Where to see the luzzu, or Malta’s famous multicolored boats that peacefully bob on the water? Just in the fishing town of Marsaxlokk. Tourists come here in crowds especially on Sundays, when the (not only) fish market is held here.
What comes to your mind when someone asks what is Malta’s most distinctive symbol? Probably the famous Azure Window, which no longer exists. Well, that’s right, it’s gone now so it’s time to look for something new. And this is where travel blogs, guidebook publishers, and travel agencies come to the rescue, tempting you with trips to Malta via colorful boats winking at you. They are characteristic of the village of Marsaxlokk, about which today’s entry will be about.
Marsaxlokk is a small town of less than 4,000 residents [source], located on the eastern part of the island. However, the very name can cause a lot of trouble, because how to pronounce it well here? We already translate: Marsaxlokk reads“Marsaszlok” (very pleasant to say, right?).
Driving to Marsaxlokk, we had a vision of a bustling fishing town, where every now and then some boat pulls up to the harbor and dumps its catch, which is taken straight to the fish market that operates here. To what extent has this vision come true? What else is worth seeing in this village? More later in this post.
Table of contents
Marsaxlokk – what to see?
The clash with reality came quickly. The market here is there, but only on Sunday, and we came during the week, so some of the magic has already been taken away. Yes, we knew about it beforehand, but unfortunately we couldn’t get here on Sunday for various reasons, so we decided nevertheless to see if it was worth visiting this city outside the market day as well. And if you have in front of your eyes just a vision of a bustling market, full of fresh fish and seafood, tables overflowing with local delicacies and locals taking their time here unhurriedly, however, we have to bring you down to earth a bit.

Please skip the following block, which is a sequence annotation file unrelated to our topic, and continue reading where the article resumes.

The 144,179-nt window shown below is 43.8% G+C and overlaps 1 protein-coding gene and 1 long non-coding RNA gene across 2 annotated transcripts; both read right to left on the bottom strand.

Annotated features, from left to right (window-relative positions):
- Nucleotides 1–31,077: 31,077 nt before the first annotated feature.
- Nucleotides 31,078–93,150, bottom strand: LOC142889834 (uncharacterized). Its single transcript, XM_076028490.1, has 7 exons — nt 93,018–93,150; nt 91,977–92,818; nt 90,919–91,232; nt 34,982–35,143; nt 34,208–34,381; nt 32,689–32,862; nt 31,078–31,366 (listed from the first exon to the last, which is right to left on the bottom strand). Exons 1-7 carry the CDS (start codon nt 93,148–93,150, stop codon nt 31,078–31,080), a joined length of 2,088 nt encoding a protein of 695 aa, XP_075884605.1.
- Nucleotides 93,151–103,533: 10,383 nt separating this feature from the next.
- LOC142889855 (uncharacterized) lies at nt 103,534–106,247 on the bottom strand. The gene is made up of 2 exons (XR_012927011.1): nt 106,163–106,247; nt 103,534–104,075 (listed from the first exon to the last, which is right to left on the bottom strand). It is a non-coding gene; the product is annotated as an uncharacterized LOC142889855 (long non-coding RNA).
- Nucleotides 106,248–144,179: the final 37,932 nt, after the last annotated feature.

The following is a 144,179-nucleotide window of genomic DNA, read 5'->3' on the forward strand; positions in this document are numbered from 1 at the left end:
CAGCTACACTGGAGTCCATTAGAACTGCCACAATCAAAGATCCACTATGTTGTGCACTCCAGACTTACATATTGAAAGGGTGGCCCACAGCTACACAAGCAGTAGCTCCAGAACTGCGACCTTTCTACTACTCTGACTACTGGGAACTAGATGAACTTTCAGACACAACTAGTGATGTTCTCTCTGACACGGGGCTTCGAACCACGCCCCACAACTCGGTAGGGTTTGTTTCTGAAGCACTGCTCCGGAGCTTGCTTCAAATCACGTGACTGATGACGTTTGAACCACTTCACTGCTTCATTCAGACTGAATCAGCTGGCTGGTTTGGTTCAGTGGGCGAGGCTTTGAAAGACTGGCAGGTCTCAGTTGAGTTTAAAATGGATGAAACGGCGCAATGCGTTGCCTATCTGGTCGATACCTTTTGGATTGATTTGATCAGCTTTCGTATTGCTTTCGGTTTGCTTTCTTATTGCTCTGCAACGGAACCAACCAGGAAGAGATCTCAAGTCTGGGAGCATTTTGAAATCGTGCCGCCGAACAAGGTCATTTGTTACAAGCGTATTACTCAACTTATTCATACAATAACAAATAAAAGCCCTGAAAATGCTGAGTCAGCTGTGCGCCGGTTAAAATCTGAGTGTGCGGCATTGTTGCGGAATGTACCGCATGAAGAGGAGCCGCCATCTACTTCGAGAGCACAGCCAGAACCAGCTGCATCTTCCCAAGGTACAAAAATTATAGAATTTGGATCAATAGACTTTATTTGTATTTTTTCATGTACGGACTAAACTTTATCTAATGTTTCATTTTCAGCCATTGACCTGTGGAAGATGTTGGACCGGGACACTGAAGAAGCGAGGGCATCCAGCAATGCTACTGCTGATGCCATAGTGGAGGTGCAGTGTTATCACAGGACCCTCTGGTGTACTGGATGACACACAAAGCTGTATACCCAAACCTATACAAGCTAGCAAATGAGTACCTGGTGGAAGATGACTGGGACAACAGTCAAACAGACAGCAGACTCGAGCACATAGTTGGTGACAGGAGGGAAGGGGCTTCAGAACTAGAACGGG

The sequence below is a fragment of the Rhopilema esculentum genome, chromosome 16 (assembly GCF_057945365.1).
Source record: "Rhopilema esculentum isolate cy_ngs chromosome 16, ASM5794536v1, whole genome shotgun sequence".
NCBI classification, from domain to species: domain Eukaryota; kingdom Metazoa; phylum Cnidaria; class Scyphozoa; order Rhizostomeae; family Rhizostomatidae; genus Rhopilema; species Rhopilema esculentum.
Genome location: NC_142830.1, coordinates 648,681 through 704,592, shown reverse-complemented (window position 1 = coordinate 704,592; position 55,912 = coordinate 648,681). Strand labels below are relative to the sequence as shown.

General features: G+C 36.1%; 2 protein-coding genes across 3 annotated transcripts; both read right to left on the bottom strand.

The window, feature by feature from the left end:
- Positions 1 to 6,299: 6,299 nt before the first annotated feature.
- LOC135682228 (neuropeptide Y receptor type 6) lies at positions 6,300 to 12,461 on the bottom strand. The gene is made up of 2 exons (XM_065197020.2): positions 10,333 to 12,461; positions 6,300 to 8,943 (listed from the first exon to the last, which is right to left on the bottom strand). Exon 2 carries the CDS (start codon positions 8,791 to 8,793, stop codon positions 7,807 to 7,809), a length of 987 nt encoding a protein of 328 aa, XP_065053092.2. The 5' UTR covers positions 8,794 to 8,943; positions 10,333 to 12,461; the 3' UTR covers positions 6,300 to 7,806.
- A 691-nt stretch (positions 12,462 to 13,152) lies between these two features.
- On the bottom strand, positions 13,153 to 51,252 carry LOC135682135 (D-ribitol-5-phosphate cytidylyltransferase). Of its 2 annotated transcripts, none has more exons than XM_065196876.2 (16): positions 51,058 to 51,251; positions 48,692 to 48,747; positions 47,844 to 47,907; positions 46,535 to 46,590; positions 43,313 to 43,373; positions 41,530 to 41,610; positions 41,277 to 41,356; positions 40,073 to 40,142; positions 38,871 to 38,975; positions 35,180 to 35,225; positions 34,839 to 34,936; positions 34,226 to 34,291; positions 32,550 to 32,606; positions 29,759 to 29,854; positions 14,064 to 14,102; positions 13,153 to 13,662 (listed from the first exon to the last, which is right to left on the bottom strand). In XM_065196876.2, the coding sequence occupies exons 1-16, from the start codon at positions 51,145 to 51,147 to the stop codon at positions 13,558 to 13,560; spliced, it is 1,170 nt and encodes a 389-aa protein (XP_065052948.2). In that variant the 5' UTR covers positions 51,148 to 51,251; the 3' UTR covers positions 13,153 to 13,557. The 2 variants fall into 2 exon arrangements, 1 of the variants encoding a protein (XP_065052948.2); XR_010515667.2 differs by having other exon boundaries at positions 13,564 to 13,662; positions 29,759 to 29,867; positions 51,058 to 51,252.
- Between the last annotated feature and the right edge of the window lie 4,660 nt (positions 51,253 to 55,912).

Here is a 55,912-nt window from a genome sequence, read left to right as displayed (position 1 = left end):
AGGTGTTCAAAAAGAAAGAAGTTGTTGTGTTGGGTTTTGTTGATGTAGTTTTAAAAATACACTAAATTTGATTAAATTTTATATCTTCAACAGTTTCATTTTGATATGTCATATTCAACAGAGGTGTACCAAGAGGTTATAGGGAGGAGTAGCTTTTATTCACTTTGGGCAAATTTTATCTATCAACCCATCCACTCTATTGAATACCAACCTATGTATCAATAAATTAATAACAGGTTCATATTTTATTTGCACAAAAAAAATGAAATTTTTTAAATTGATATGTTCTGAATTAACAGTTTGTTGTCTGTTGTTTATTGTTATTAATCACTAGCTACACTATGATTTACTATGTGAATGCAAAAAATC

That may have been the case at one time, but from our conversations, other articles and reports, it seems that the market will also feature many stalls selling plastic home accessories or toys, and the seafood and fish found here are not necessarily freshly caught in nearby waters.
Even though we knew we wouldn’t see it all, we still wanted to see what the climate here was like on other days of the week and what other places were worth seeing. We also had in the back of our minds that there would probably be quite a few tourists, as it is high season, however, and the city is quite a popular destination for vacationers.
However, when we reached Marsaxlokk and got off the bus, a deserted city appeared to our eyes! Seriously, after what we saw in the capital and nearby towns, here it was just surprisingly empty and quiet (almost like Silent City).
For a moment we were overwhelmed by the thought that maybe we got off at the wrong stop after all, but as soon as we looked at the bus stop we were convinced that we were in the right place. Colorful boats rocked on the water and almost winked at us. Yellow and blue dominate among the colors, but there are also many red and green accents. Don’t be surprised that most of the luzzu are equipped with engines ;) These boats are still used for fishing, but some of them are here for tourism – they offer to ferry such a unique boat.